There is not a magic formula for how to get your website or brand on the first page of Google or other search engines, or to garner thousands of Instagram and/or Twitter followers. If you want an honest brand that represents who you truly are, you have to make connections and pound the pavement yourself. I can’t stress this enough. Tell everyone you know that you have a website; start following your friends and fellow business owners with similar interests on social media; utilize hashtags; start a newsletter (and actually USE IT); engage with followers in meaningful dialogue when they comment on your posts; post relevant blogs that address what clients and potential clients ask you most about. You have a lot of power to drive traffic to your website by how you behave on and offline.

Here are some additional key points to help you kick start your online presence:

  1. Begin by selecting and purchasing a “short, but sweet” domain name that is easy to remember and relevant to your business or products.
  2. Utilize as many social media accounts as humanly possible. Take advantage of their hashtags, comments, recommendations, ratings, and messages. (Set up a Buffer account that allows you to post to multiple social media accounts with one click. This will make it easier for you and save you some time.)
  3. Talk to people in REAL life, and give them your website address and/or social media handles. Hand out business cards; put up fliers. It may not seem to pay off immediately, but person-to-person contact is still the best way to make a memory for someone who might want your product or service.
  4. Advertise, or consider using a short online campaign with a company such as Groupon or Living Social.
  5. Take e-mail addresses through a pop-up or plugin and commit yourself to writing an e-mail newsletter that gets sent out at least once a month.
  6. START A BLOG! Rotating content on your website will turn out to be your best friend when it comes to search engines. When you start to become popular, it can also be a great source of revenue for your business. Double-win!
  7. Ask a friend to link to your website in one of their blogs or posts, and do the same for them. Pingbacks and Trackbacks can be a good resource, too*, and they are generally good for SEO.
  8. If you are an “expert” at something, consider volunteering to write an article for a well-established news website or blog to gain some visibility.
  9. Follow or watch other “viral” content and take a page or two from their books. You can learn a lot by watching YouTube videos, reading articles that have tons of reads or comments, and looking at social media accounts of those who are in the news.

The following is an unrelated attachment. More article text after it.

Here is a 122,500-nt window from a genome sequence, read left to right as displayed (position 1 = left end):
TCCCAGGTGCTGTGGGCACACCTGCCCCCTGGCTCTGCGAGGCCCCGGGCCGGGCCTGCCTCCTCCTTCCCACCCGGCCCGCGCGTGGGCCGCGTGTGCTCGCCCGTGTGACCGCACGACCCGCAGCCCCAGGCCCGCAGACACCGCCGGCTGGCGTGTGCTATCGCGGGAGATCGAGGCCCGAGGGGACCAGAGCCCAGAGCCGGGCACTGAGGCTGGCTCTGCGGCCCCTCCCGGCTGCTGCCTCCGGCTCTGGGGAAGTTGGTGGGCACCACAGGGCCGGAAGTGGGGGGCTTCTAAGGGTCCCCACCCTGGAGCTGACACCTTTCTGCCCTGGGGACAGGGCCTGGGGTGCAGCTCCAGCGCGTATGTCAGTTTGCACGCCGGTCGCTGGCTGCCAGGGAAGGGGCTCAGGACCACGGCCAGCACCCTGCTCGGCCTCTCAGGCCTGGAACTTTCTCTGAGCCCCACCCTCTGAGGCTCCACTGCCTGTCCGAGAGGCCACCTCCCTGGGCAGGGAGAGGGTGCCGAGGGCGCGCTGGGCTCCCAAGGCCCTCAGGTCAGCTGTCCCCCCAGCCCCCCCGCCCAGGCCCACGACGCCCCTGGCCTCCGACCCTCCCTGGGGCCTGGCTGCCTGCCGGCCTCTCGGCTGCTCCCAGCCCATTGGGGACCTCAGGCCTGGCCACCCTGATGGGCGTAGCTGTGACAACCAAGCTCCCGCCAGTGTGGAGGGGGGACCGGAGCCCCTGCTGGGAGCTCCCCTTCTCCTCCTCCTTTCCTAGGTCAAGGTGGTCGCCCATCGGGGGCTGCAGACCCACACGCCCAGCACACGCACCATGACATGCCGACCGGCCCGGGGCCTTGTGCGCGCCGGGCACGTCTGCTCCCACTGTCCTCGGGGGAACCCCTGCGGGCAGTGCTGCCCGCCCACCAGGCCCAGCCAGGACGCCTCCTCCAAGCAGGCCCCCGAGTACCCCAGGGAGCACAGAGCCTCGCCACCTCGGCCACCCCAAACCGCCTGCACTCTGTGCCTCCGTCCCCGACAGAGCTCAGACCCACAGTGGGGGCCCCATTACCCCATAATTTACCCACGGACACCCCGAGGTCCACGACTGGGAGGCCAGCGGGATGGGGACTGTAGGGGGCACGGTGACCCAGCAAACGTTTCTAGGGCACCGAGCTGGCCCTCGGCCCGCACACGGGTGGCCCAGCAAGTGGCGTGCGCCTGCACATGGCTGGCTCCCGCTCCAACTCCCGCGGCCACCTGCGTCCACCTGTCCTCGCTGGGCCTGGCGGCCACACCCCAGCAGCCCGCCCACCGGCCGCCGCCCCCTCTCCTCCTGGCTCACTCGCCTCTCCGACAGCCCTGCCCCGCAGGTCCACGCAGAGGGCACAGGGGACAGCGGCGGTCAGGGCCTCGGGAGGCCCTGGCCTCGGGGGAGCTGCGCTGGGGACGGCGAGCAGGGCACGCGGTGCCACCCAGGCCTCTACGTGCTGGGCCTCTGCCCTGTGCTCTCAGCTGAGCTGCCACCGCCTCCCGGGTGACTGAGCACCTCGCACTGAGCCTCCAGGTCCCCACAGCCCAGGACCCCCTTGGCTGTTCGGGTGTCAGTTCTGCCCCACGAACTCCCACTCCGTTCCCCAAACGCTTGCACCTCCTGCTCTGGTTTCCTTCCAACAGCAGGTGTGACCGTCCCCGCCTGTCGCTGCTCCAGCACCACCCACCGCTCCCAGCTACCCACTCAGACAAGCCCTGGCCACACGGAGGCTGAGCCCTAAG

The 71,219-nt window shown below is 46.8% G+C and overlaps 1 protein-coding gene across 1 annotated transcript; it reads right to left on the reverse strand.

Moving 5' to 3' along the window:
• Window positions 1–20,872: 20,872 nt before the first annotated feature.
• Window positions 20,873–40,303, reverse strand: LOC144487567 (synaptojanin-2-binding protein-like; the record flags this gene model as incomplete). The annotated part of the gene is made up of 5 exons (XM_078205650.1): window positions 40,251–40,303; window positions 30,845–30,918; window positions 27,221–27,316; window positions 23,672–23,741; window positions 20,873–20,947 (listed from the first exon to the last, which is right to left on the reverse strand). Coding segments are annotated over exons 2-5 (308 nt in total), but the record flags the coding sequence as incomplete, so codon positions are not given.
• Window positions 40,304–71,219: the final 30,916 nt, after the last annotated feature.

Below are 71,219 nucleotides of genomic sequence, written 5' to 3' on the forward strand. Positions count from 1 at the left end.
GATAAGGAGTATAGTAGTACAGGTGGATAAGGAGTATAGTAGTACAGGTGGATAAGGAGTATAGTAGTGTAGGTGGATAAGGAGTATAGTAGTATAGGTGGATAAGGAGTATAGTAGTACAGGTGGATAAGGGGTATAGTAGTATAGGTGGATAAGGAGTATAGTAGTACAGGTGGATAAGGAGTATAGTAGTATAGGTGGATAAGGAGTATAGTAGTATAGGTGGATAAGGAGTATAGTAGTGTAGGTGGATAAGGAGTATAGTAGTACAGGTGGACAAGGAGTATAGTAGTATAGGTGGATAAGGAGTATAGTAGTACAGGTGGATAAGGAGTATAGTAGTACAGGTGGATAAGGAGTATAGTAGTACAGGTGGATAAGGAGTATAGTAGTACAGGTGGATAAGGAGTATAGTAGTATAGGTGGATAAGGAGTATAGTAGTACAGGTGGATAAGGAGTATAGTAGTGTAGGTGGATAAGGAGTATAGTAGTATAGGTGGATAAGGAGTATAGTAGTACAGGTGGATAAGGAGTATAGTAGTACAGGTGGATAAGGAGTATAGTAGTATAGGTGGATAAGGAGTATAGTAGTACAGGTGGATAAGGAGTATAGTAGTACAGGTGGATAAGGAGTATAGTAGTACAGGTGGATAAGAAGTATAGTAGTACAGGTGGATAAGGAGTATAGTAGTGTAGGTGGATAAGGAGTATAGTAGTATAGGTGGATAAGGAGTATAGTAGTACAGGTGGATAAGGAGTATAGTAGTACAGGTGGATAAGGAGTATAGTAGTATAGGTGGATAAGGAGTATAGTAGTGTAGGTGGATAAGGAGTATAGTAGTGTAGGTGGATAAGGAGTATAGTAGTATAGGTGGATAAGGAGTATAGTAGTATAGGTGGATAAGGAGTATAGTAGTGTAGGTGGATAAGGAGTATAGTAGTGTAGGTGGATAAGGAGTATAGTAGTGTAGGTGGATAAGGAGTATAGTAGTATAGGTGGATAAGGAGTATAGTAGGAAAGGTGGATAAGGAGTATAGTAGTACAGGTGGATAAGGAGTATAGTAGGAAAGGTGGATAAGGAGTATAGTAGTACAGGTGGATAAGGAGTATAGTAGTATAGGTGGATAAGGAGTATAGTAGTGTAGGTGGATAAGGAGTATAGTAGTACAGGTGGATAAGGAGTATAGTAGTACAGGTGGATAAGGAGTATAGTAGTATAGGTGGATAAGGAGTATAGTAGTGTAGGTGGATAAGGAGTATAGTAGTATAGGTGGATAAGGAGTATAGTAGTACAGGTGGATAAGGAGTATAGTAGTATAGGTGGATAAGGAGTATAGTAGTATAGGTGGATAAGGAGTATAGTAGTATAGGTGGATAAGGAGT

10. Say something controversial or unconventional or outrageous. Controversy piques interest, so using keywords or titles — whether in a blog or on Twitter — that are slightly contentious or otherwise litigious can get you a lot of attention online. Be VERY careful with this one, and think twice or even thrice before you hit the “Post” button because it will follow you… for a very long time. I, of course, also do not advise that you invoke racism or sexism or anything prejudicial, because it is just fundamentally wrong to do as a human being.

If you have questions, you can e-mail me anytime or start a dialogue in the comment section below.


*Some people don’t care much for pingbacks and trackbacks because it can invite spam on a platform like WordPress, but you can tone that noise down with a plugin like Akismet. Discuss this with your web developer.


Image by FreePik

Hillary Campbell

30-something. Aries. Angeleno, California-native. I love puppies, sushi, wine, rollercoasters, and karaoke. Hiking, biking, rollerblading, and general exploration are activities I enjoy. I am a photographer and web designer. Have passport; will travel.

  • Jon Watson
    Posted at 14:56h, 07 October

    Hi Hillary,

    I saw you tweeting about wordpress and thought you might be interested in my new plugin WP Tag Machine and just for $2.

    With WP Tag Machine you can 100s of Top Google Rankings Without Building Any Backlinks…

    See how it works: https://goo.gl/ZjvrTN

    Keep making great stuff!